# Curved Grades

**1/11/18**

In school at one time or another we've all heard about "grading on the curve". We intuitively know what this means: as a whole students scored badly on an exam for whatever reason, so the instructor will adjust the grades upwards. However, how many of us know how exactly how this is done? In this article I will discuss *some* methods to grade on a curve.

Consider the following picture:

The table shows the unadjusted score "absolute_score", and the grade for 26 students labelled a-z. Their grades were created by the following logic (I did this work using the statistical software SAS):

if absolute_percent <= .60 then absolute_grade='F ';

if .60 < absolute_percent < .633 then absolute_grade='D-';

if .633 <= absolute_percent < .667 then absolute_grade='D ';

if .667 <= absolute_percent < .7 then absolute_grade='D+';

if .7 <= absolute_percent < .733 then absolute_grade='C-';

if .733 <= absolute_percent < .767 then absolute_grade='C ';

if .767 <= absolute_percent < .8 then absolute_grade='C+';

if .8 <= absolute_percent < .833 then absolute_grade='B-';

if .833 <= absolute_percent < .867 then absolute_grade='B ';

if .867 <= absolute_percent < .9 then absolute_grade='B+';

if .9 <= absolute_percent < .933 then absolute_grade='A-';

if .933 <= absolute_percent < .967 then absolute_grade='A ';

if .967 <= absolute_percent then absolute_grade='A+';

One could, of course, just use A-F grades without the "+" and "-" scheme. Something like:

if absolute_percent <= .59 then absolute_grade='F';

if .59 < absolute_percent < .69 then absolute_grade='D';

if .69 <= absolute_percent < .79 then absolute_grade='C';

if .79 <= absolute_percent < .89 then absolute_grade='B';

if .89 <= absolute_percent then absolute_grade='A';

The "relative_grade" curve makes the largest absolute_score 100%, and then other scores are simply score/largest score.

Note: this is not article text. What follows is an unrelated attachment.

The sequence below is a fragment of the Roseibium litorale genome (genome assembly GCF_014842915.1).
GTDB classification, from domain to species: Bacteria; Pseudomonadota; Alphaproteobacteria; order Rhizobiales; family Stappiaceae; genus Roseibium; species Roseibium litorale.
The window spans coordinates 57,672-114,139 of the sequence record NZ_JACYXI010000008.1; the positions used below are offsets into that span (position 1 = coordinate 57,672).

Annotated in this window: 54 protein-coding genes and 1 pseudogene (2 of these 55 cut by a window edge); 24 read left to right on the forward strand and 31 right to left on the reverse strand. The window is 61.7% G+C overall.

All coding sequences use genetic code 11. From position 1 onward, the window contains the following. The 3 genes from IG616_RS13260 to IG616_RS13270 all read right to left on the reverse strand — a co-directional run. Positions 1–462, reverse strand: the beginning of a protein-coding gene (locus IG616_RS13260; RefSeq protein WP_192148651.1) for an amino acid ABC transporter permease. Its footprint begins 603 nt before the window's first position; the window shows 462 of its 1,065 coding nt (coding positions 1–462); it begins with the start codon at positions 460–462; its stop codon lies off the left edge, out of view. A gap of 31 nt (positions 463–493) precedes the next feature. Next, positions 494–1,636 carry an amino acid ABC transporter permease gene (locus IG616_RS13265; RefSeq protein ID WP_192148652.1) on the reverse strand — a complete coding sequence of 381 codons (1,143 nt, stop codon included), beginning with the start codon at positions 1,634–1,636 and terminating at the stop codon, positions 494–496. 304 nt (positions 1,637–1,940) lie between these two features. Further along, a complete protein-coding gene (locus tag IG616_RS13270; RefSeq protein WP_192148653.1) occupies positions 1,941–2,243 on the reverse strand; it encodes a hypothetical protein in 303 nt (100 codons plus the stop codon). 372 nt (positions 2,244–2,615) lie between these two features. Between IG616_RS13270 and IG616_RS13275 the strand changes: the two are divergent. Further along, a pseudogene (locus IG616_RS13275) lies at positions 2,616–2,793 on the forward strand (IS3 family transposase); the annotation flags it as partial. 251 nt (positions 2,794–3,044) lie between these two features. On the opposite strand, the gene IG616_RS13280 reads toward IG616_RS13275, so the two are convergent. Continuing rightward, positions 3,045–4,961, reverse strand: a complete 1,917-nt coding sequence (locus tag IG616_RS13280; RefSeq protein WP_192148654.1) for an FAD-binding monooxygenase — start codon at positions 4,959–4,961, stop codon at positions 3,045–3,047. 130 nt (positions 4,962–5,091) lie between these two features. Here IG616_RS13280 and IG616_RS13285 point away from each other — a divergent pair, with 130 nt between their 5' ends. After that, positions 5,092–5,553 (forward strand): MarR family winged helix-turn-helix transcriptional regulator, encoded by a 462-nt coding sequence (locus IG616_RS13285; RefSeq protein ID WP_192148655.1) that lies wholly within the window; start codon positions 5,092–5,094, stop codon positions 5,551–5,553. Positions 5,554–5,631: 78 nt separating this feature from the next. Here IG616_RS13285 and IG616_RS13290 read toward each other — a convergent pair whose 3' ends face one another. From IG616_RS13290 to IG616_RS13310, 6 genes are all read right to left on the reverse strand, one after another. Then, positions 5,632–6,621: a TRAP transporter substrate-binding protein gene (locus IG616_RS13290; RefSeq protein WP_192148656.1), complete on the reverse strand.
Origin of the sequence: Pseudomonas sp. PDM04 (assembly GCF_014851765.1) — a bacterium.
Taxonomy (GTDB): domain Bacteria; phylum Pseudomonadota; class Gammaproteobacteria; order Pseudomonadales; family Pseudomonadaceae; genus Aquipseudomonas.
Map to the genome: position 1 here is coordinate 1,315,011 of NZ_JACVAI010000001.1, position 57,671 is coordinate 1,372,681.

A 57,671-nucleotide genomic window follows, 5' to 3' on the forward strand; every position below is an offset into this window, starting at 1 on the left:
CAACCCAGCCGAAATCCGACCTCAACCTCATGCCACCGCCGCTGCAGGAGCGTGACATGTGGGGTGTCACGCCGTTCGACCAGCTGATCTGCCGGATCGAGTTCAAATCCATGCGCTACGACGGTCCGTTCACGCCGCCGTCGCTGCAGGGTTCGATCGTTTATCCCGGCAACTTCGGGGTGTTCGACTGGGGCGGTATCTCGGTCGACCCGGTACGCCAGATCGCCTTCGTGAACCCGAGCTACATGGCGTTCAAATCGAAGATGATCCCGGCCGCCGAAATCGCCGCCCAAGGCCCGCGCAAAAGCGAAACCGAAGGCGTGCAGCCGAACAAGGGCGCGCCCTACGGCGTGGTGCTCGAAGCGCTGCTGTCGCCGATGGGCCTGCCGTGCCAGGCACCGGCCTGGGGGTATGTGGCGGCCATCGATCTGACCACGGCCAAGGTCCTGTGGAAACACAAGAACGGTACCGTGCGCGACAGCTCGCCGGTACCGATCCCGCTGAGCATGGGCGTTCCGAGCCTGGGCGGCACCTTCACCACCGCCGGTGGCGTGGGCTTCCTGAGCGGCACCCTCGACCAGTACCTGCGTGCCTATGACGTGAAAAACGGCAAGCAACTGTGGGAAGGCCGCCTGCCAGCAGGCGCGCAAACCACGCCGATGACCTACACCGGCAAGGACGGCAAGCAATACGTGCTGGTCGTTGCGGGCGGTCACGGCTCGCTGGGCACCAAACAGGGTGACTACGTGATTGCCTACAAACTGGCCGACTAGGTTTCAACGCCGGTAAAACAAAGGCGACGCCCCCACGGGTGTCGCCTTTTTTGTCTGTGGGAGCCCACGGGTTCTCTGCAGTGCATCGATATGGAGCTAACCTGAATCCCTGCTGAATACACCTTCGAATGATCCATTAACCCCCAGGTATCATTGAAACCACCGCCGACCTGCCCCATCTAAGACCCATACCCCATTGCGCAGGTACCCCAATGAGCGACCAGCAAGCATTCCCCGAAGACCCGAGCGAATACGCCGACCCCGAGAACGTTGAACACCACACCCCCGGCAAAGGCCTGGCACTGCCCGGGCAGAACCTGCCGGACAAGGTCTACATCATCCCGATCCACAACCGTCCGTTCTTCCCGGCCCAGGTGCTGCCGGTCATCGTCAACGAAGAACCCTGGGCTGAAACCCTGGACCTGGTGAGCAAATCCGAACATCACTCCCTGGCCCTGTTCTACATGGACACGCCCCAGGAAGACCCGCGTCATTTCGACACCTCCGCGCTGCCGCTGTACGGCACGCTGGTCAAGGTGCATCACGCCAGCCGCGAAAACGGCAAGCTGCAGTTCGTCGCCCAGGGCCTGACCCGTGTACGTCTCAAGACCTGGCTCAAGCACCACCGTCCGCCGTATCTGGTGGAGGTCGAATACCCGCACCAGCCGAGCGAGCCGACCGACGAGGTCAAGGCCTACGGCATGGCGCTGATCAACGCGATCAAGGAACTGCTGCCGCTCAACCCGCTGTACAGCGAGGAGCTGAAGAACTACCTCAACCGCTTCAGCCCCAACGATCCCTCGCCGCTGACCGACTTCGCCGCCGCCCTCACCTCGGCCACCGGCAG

The next curving method uses the normal distrubtion (ie. "bell curve"). One can compute the mean of the scores, the standard deviation of the scores, and calculate a z-score like z = 1+(absolute_score-mean)/standard deviation. Note that the "1" there is a shift. One can use other shifts, like .5, for example. Then a student's new grade would be the cumulative distribution functon of a standard normal curve from -oo to z.

There is also the "flat method". This is making the largest absolute_score 100% and then other scores get the quantity (100-largest score) added to them. So in our example, the largest score is 84, so each score gets 16 (=100-84) added to them.

One can also use a "linear function". For example, make all scores now (4/5)*absolute_percent+.2. There is another linear way I haven't mentioned, and that is selecting two scores to be certain grades, and make a line from this which to use as the curve.

One could also use a "square root-like" function. For example, make the scores now 100^{(1-a)}*(absolute_percent)^{a}, where 0 < a < 1. In this example, I used a=.5.

All the methods have pros and cons. Frankly, I think they have more cons (theoretical and societal) than pros. Because of this, I prefer the raw, unadjusted scores. As a teacher, I'd only possibly consider curving at the end of a teaching period for the final grade rather than for individual homeworks, projects, or exams.

Thanks for reading!

If you enjoyed *any* of my content, please consider supporting it in a variety of ways:

- Email news@statisticool.com to sign up to receive news and updates
- Donate any amount via PayPal
- Take my Five Poem Challenge
- Buy ad space on Statisticool.com
- Buy what you need on Amazon using my affiliate link
- Follow me on Twitter here